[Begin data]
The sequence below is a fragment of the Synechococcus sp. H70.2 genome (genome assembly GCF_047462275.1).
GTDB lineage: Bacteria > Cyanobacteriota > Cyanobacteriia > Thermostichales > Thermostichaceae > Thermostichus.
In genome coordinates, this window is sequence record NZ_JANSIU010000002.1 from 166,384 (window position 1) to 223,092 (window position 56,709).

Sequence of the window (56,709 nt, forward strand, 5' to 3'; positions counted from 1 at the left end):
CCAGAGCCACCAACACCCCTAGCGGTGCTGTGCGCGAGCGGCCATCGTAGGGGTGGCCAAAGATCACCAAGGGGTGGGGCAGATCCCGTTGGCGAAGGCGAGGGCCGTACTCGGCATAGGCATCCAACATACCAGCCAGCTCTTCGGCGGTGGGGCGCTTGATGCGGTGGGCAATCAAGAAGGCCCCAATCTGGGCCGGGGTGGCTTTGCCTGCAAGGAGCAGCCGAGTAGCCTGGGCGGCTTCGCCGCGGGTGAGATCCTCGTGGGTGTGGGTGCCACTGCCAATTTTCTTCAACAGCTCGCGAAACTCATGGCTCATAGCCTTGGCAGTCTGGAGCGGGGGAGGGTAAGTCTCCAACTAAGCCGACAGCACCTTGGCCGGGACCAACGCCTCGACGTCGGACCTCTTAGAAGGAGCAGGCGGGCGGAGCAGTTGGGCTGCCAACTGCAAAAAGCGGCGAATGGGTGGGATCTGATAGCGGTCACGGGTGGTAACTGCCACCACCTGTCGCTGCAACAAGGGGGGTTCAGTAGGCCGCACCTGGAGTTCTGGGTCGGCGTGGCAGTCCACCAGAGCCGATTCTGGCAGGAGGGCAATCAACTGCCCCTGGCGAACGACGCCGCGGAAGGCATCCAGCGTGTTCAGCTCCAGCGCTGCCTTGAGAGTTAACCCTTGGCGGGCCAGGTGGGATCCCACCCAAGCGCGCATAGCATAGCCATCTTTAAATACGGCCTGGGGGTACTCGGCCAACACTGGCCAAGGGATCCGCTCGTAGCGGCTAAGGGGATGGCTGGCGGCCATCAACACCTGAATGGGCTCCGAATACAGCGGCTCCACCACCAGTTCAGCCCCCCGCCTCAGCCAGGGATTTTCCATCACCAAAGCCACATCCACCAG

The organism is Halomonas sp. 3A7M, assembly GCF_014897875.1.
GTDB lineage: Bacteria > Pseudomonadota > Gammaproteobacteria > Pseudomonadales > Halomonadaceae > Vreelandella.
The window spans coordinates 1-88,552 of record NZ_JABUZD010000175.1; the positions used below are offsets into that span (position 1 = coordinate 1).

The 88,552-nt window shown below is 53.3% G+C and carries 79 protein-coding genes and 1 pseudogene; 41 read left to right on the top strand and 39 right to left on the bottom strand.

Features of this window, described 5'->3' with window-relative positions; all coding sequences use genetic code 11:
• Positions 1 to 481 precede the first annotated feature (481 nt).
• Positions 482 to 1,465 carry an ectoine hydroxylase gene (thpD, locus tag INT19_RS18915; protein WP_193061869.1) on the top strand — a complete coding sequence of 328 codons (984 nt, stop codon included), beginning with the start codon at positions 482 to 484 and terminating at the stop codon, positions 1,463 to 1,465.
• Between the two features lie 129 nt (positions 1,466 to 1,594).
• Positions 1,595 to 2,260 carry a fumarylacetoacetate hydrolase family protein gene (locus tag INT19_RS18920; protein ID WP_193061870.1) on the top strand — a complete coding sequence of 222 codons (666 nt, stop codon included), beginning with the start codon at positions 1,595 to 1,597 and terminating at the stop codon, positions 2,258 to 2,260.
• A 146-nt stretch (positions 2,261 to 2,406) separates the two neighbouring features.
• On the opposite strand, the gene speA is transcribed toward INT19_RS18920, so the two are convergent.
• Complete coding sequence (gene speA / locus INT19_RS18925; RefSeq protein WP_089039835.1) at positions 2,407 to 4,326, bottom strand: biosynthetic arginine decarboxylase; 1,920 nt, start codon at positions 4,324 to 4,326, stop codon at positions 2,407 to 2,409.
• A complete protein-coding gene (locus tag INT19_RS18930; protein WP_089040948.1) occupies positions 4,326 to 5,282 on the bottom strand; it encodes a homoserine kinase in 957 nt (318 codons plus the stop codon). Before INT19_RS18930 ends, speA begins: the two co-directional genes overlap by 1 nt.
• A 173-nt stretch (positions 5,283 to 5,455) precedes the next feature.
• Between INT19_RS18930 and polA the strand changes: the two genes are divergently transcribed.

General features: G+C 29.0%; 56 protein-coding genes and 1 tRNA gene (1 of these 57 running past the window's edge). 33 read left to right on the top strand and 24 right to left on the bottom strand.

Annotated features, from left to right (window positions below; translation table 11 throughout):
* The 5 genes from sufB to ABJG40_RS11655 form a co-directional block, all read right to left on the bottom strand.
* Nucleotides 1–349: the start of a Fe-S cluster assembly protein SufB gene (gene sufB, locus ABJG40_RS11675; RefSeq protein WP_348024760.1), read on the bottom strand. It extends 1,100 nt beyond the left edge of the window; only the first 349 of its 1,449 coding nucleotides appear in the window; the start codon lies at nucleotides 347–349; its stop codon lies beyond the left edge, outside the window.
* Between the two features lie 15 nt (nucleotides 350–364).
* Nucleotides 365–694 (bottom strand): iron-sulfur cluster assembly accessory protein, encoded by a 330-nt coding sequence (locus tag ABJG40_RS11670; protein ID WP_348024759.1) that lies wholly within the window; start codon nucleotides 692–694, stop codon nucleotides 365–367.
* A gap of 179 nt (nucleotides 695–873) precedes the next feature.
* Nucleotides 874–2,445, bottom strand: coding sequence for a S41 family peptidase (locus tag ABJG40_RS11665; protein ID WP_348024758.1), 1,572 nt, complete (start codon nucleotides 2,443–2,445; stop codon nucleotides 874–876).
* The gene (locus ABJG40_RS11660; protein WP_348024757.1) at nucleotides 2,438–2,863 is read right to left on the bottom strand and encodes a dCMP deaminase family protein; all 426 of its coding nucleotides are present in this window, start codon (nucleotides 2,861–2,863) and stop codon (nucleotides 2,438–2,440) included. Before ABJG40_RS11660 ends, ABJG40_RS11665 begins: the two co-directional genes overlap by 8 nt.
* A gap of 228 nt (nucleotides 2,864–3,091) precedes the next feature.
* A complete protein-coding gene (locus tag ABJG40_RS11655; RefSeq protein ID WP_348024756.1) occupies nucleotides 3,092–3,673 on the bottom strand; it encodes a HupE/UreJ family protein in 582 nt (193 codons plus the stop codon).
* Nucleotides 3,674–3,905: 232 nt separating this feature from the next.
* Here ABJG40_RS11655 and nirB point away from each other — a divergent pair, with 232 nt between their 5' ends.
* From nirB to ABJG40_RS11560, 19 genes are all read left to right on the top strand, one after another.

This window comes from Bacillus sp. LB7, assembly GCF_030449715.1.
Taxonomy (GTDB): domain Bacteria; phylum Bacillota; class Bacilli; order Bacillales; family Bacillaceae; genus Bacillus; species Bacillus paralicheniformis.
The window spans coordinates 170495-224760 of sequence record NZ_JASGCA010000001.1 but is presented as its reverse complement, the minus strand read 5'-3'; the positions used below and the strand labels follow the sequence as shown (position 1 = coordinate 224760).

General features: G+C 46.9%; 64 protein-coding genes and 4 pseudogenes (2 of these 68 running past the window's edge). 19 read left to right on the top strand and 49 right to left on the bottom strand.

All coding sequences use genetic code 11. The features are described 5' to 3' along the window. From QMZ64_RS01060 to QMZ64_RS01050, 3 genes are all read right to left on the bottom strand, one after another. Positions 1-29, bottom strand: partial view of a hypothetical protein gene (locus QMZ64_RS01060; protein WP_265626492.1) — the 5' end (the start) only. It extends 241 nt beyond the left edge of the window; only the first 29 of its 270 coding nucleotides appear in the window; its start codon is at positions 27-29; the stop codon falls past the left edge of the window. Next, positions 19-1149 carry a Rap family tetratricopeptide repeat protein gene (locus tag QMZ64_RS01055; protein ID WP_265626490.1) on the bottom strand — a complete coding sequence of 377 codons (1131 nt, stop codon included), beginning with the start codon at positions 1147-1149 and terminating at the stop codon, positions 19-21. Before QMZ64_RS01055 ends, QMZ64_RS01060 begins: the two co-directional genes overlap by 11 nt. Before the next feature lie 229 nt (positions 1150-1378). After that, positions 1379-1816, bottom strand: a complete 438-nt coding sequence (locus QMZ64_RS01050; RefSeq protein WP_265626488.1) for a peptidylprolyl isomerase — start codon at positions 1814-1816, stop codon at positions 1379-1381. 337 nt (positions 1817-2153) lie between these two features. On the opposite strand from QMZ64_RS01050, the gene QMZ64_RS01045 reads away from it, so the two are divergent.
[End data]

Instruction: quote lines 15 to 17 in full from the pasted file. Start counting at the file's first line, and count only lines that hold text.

• A 146-nt stretch (positions 2,261 to 2,406) separates the two neighbouring features.
• On the opposite strand, the gene speA is transcribed toward INT19_RS18920, so the two are convergent.
• Complete coding sequence (gene speA / locus INT19_RS18925; RefSeq protein WP_089039835.1) at positions 2,407 to 4,326, bottom strand: biosynthetic arginine decarboxylase; 1,920 nt, start codon at positions 4,324 to 4,326, stop codon at positions 2,407 to 2,409.